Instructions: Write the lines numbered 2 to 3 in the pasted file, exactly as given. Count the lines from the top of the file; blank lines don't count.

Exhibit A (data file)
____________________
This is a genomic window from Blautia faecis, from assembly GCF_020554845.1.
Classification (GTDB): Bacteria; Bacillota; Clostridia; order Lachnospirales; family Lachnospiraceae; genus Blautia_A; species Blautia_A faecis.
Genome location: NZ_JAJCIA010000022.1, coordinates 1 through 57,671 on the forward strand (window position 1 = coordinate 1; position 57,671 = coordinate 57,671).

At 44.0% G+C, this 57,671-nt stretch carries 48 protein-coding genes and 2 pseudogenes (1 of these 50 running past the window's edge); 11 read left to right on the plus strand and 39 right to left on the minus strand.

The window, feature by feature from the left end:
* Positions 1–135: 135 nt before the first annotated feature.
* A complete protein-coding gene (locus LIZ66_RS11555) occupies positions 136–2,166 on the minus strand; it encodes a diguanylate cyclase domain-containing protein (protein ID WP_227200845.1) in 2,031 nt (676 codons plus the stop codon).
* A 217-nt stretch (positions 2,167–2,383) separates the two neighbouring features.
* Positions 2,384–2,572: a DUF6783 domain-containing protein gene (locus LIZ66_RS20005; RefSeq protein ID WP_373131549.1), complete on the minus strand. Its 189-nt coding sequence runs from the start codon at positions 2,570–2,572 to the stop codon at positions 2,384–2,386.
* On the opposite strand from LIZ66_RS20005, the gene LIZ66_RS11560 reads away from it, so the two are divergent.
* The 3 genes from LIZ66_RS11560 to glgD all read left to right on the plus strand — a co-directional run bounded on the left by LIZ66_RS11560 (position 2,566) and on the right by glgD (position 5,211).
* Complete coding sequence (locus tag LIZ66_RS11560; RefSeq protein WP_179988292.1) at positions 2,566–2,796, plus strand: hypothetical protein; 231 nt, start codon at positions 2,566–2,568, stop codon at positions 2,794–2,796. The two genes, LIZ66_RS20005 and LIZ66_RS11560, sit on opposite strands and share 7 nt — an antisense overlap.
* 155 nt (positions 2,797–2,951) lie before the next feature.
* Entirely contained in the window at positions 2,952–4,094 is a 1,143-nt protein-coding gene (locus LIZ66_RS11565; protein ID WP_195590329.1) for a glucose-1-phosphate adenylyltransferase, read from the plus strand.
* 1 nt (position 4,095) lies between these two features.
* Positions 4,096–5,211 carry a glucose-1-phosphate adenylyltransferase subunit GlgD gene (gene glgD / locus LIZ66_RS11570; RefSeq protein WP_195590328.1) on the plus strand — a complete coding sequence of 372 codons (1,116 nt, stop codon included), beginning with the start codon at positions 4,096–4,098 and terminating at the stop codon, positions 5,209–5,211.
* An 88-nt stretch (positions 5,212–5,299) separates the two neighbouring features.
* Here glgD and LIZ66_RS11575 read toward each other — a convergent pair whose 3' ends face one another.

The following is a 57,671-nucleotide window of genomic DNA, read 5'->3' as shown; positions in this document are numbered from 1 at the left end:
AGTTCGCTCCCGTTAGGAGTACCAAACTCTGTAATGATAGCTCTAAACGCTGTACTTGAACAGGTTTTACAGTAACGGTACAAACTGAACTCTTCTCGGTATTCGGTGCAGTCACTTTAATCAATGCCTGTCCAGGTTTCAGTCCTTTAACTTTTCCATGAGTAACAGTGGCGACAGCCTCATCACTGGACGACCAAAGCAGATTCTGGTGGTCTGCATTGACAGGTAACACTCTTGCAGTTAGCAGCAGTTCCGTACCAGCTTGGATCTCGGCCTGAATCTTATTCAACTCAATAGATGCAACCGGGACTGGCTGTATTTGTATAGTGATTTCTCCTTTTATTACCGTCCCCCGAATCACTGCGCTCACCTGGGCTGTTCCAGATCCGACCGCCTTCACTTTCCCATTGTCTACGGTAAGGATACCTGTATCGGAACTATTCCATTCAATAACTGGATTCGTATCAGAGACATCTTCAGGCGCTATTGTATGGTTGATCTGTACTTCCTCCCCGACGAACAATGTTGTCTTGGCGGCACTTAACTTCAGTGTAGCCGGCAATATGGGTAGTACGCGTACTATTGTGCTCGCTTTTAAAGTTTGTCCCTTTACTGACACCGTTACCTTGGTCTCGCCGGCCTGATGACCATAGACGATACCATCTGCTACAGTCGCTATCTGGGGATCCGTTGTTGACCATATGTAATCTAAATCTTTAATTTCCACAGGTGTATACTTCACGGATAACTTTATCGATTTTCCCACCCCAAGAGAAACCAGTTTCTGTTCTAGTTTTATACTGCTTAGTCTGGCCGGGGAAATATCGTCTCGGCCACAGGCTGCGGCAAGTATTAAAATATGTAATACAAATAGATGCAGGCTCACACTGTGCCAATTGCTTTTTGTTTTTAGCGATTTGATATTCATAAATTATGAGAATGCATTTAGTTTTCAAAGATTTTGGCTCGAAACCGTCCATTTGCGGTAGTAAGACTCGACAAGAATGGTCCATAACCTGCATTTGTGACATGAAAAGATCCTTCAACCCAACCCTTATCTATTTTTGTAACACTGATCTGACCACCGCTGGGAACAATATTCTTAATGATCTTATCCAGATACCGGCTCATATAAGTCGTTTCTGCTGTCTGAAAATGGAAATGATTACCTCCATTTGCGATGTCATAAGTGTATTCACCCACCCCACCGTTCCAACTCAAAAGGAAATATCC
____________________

Classification (GTDB): Bacteria; Bacillota; Clostridia; order Lachnospirales; family Lachnospiraceae; genus Blautia_A; species Blautia_A faecis.
Genome location: NZ_JAJCIA010000022.1, coordinates 1 through 57,671 on the forward strand (window position 1 = coordinate 1; position 57,671 = coordinate 57,671).